Iconization of subjects is seen very often

She uses iconized images of herself as the central character in several individual works to build a continuous narrative of her life. They keep recurring, in the centre-stage, or floating across the landscape, sometimes framed or at times making their presence felt through their absence. Same characters in the form of objects, animals, birds with transparent bodies, smiling snakes heads, torsos, trees and buildings keep recurring in her works. When reused in different contexts in different paintings, they continuously challenge the observation powers of the viewer.

Madhavi Parekh, Kalia Daman (Serpent King), oil on canvas, 5 x 10”.

Depictions are reminiscent of her memories and surroundings

She has worked out an effective language of expression which now comes naturally to her. She depicts her childhood memories through her paintings, where images of early days are spilled over her entire work, which lends it a surreal, dreamlike quality. She draws circles and squares, and then attaches limbs to them, drawing figures from her village. Staircases are reminiscent of an accident she met with when she fell from the stairs.

As a child, she was enthralled by the setting sun and how it would set the whole world on fire, bathing it in a shimmering golden glow. The dotted lines in her paintings come from the running stitches used in embroidery which she used to do as a child. She incorporates her folk art sensibilities into subjects that are drawn from her personal experiences. Her visit to Bhutan, travelling through vast open spaces, surrounded by mountains and terrains inspired her. The trip changed her colour palette to subtler hues and infused the need of space.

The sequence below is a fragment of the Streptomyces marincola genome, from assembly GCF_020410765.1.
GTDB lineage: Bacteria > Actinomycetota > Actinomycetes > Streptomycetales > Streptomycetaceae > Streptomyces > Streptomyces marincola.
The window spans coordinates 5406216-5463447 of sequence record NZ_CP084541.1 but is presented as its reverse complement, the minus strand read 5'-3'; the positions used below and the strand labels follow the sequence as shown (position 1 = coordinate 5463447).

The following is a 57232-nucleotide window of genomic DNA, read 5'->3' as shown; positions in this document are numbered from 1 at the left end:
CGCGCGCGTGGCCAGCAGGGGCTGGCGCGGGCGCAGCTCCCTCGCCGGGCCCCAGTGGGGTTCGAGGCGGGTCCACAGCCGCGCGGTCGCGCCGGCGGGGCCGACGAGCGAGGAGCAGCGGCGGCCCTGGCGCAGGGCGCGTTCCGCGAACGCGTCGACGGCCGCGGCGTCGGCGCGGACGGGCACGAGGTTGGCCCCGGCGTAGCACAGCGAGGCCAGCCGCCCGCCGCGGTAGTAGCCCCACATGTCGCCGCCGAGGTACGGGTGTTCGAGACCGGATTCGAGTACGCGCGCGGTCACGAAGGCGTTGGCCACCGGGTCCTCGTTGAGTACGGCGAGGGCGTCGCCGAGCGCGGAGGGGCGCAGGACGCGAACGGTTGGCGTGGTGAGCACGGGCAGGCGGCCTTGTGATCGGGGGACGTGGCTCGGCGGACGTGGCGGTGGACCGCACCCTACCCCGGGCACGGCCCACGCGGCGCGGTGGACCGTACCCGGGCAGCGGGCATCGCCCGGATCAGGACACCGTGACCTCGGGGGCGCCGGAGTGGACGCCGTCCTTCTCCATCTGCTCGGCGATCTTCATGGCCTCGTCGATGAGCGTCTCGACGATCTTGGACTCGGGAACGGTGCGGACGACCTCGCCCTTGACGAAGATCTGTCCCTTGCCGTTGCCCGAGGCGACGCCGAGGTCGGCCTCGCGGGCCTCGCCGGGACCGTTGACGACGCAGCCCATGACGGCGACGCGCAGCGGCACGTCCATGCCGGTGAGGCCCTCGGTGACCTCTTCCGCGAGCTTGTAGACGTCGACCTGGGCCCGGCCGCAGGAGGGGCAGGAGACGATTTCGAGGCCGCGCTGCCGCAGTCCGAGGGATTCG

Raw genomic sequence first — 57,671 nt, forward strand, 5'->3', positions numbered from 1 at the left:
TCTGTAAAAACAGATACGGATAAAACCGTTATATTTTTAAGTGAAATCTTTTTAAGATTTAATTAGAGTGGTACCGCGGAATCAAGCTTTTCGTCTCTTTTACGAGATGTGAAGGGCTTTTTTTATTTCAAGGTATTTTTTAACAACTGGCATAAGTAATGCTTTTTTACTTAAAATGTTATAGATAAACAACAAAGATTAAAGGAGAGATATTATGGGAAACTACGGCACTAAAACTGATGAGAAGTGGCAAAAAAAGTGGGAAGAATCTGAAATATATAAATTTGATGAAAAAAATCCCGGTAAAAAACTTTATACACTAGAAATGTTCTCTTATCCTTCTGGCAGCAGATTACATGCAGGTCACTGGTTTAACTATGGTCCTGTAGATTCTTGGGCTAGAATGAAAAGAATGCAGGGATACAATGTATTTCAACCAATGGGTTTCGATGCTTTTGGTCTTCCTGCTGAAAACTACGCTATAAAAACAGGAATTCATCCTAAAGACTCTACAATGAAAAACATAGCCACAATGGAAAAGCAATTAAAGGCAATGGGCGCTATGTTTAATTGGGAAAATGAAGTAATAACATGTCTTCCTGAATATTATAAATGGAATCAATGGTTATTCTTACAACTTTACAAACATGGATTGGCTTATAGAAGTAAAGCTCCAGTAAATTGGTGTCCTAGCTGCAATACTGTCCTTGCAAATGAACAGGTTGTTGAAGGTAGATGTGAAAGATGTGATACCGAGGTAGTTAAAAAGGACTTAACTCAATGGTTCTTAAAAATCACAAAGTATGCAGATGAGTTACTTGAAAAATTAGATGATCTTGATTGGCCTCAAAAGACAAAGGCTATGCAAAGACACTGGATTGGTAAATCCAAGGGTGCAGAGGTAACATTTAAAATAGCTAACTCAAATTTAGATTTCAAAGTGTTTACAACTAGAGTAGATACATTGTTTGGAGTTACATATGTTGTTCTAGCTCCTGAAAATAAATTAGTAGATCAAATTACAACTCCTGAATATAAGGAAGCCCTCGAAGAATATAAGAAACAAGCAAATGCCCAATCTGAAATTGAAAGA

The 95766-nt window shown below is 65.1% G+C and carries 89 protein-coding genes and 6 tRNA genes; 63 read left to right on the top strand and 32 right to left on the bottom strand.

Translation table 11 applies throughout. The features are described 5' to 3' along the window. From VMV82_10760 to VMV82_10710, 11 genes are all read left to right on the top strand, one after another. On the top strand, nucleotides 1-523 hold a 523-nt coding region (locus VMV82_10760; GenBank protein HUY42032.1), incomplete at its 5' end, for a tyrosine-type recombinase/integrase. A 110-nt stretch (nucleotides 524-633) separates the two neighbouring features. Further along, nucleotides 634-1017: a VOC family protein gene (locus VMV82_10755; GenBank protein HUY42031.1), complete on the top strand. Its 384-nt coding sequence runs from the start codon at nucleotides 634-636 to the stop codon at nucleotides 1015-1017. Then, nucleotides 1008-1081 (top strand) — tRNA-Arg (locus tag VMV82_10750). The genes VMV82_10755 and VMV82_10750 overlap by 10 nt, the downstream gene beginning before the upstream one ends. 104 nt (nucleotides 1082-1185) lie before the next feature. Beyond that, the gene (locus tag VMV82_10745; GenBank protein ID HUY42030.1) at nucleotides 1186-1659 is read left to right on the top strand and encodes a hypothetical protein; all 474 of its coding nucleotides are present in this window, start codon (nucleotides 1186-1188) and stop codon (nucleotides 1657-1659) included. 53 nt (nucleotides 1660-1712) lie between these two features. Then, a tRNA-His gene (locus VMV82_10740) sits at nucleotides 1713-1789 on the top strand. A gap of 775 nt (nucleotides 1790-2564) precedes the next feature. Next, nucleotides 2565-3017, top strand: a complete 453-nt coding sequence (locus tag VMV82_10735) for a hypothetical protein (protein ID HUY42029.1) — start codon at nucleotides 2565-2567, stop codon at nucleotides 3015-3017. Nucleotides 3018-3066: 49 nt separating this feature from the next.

Madhavi Parekh with one of her works in The Last Supper series.

Religion served as a major source of inspiration

Madhavi Parekh's childhood was spent in a small village where people celebrated all festivals, including Christmas. The image of Christ always remained as important to her as Durga and Kali. She nurtured a fascination for Biblical tales as they reminded her of the stories in hindu sastras and about miracles. For example, she learnt a story about a boatman who believed that Jesus saved them from drowning. It inspired her. During her travels abroad, to Paris, London, Greece, Mexico, Moscow, Israel, Egypt - wherever she went there were churches in vibrant colours and styles. She found them very peaceful as compared to mandirs. In mandirs there is a lot of noise, the sound of the bells and gongs, whereas in churches, people are quietly reading prayer books and praying. She also found the idea of confession very appealing, and all this left a lasting impression on her.

After visiting the Holocaust museum in Israel Madhavi found the experience very upsetting and disturbing. Soon after she visited a small, peaceful church. It seemed the exact opposite of all the hatred and atrocity she had just witnessed. The image of Jesus and the form of the cross attracted her. She started drawing Christ, the Last Supper and understood the importance of that last meal together. In her version, Jesus and his twelve disciples are seated across a table, not in Leonardo da Vinci's classical style, but rather in a traditional Indian folk style. Eyes wide, the figures are asymmetrical and da Vinci's grand and solemn backdrop is replaced by colourful curtains and a smiling sun and moon.

Madhavi Parekh, KALI, 2005, oil on canvas, 36 x 60”.

Madhavi Parekh, The Last Supper, 2010, a series of reverse paintings on acrylic.

Bibliography